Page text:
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For their own good
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Serving dignity along with dinner
By SUE CARLTON, Times Staff Writer
Published November 17, 2007
They come drifting up to this place behind the Salvation Army hefting backpacks, bedrolls and blankets - pretty much all they own. Already, good smells are drifting from inside.
Volunteers are setting the tables upstairs. In this space off Tampa's road-worn Florida Avenue, they serve about 200 people on weekdays, homeless or just hungry, doesn't matter, everyone's welcome.
This place, Trinity Cafe, is no soup kitchen. The dining room is painted cheery yellow, with eight round tables set with plastic flowers and checkered cloths. Mellow music - Just The Two Of Us, at the moment - plays softly. People who come here will be seated and served.
It's about dignity, volunteers pulling on their aprons will tell you, about a little respect and courtesy for people who probably don't see much of that.
Rheda Bloom, a grandmother, has been volunteering long enough for some people who come in to hug her or ask about her team, the Pittsburgh Steelers. At home she has saved a piece of paper given to her by a boy who ate here. Will you be my friend? it says. You're always so nice to me.
"Every one of these people started out as somebody's little boy," she says, pulling on plastic gloves for the day's shift in the kitchen. "Most of them would be happy to work."
The volunteers get a pep talk - have lots of sugar packets, this crowd likes their sugar - and a prayer. Then it begins, the rush of people filling tables, more waiting outside, servers swooping in with ice tea, steaming bowls of soup, baskets of multigrain bread.
In the kitchen, Alfred Astl is giving the spring vegetables the critical eye. A serious chef at fancy restaurants, he seems no different here, whipping a thermometer into a soup bowl and frowning. Ask where he's worked and he says, "Everywhere," and you smell what he's making and believe it. Today it's meatloaf in a rich sauce, spring vegetables, baked potatoes with butter and sour cream.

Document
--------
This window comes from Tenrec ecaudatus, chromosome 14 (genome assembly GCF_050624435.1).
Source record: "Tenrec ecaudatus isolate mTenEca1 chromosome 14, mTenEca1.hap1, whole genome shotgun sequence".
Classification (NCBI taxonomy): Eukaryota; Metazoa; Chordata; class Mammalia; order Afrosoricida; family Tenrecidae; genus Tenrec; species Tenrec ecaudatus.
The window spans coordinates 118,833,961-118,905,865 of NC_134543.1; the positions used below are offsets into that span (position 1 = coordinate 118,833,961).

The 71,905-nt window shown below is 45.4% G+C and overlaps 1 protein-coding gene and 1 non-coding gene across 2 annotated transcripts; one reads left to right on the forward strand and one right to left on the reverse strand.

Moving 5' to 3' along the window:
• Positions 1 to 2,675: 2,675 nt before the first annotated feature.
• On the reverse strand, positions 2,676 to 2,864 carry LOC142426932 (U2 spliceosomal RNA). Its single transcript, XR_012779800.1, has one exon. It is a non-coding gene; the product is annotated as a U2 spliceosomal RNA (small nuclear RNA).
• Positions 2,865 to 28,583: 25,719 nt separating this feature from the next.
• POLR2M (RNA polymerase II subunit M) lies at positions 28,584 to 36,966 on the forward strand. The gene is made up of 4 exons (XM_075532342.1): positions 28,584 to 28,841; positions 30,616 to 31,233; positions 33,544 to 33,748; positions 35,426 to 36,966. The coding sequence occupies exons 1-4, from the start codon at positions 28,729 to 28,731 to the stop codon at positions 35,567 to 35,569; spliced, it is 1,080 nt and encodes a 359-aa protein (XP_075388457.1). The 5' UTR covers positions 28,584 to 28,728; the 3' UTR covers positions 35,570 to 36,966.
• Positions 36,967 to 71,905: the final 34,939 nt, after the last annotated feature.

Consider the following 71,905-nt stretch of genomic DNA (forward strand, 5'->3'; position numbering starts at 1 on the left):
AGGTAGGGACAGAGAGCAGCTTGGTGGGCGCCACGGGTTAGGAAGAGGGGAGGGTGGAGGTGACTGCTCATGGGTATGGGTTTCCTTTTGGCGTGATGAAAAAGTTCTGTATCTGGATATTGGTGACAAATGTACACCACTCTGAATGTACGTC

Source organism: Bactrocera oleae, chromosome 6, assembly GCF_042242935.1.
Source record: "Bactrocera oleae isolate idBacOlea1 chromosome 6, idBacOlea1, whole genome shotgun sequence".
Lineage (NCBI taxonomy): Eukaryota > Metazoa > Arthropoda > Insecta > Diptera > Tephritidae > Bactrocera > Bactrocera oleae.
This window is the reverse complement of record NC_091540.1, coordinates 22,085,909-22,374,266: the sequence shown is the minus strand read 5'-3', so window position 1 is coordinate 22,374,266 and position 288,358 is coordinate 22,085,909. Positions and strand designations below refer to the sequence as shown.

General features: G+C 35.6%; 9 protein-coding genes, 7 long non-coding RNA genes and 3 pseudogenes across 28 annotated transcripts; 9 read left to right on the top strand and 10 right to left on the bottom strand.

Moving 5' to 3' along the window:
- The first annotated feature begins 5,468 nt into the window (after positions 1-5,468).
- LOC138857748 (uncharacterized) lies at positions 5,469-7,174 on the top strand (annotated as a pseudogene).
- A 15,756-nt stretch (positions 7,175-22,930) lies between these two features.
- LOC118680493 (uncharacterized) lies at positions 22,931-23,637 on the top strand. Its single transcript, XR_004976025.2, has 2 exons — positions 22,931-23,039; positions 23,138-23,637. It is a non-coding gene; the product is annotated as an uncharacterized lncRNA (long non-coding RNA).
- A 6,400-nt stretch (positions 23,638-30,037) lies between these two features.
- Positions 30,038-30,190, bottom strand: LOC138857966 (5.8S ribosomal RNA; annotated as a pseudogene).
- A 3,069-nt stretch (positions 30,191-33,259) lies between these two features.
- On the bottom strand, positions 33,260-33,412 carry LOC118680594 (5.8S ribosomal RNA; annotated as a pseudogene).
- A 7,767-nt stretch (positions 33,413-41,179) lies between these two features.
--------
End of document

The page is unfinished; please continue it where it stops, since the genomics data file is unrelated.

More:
Working the door is Leonard Bloom, Rheda's husband. "Enjoy your lunch," he says, and "Have a nice day." He sees new faces and regulars. Sometimes, he says, "they just disappear."
At some tables there is debate over whether Eddie Murphy is really funny or not, talk of the Dallas Cowboys, and a lot of "please" and "thank you" as food comes and goes. Others eat silently hunched over plates. Nearly everyone wears a baseball cap, protection from sun and rain and cold. Some have sunglasses they do not take off.
Anthony Morris says he came here when work dried up in Orlando. He's looking for a warehouse job, a construction job. He's tired of the streets and says he appreciates not having to stand in line here. "I like to sit down and eat my food," he says.
Each table has one chair left empty so a server can visit when things slow down. I hear one of them ask a man with an American flag on his shirt if he's a veteran. "I was in Desert Storm," he tells her.
The lunch rush winds down and the last diners stand to gather their backpacks. Some call out goodbyes; others shuffle silently out. A small man in a too-big suit coat stops at the door.
"A nice meal," he says, bowing a little. "I thank you." Then he shoulders his bedroll and disappears into the world.
For more information on Trinity Cafe, visit www.TrinityCafe.org.